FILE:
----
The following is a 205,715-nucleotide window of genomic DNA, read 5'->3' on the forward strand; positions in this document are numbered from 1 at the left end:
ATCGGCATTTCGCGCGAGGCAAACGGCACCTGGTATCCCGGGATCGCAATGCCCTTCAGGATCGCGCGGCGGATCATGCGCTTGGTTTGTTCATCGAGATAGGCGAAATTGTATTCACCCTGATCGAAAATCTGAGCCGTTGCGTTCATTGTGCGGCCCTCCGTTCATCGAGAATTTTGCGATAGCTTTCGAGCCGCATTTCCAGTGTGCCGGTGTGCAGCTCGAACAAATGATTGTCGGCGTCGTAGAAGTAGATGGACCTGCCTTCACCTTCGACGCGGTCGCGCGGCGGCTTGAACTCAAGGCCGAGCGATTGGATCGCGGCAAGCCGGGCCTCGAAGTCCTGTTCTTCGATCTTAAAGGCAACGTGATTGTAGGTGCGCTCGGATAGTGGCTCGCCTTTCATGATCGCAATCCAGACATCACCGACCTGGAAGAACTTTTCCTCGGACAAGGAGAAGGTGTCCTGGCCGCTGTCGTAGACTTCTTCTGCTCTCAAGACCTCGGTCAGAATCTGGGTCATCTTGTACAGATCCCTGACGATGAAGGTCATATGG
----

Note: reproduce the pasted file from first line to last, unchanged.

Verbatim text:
The following is a 205,715-nucleotide window of genomic DNA, read 5'->3' on the forward strand; positions in this document are numbered from 1 at the left end:
ATCGGCATTTCGCGCGAGGCAAACGGCACCTGGTATCCCGGGATCGCAATGCCCTTCAGGATCGCGCGGCGGATCATGCGCTTGGTTTGTTCATCGAGATAGGCGAAATTGTATTCACCCTGATCGAAAATCTGAGCCGTTGCGTTCATTGTGCGGCCCTCCGTTCATCGAGAATTTTGCGATAGCTTTCGAGCCGCATTTCCAGTGTGCCGGTGTGCAGCTCGAACAAATGATTGTCGGCGTCGTAGAAGTAGATGGACCTGCCTTCACCTTCGACGCGGTCGCGCGGCGGCTTGAACTCAAGGCCGAGCGATTGGATCGCGGCAAGCCGGGCCTCGAAGTCCTGTTCTTCGATCTTAAAGGCAACGTGATTGTAGGTGCGCTCGGATAGTGGCTCGCCTTTCATGATCGCAATCCAGACATCACCGACCTGGAAGAACTTTTCCTCGGACAAGGAGAAGGTGTCCTGGCCGCTGTCGTAGACTTCTTCTGCTCTCAAGACCTCGGTCAGAATCTGGGTCATCTTGTACAGATCCCTGACGATGAAGGTCATATGG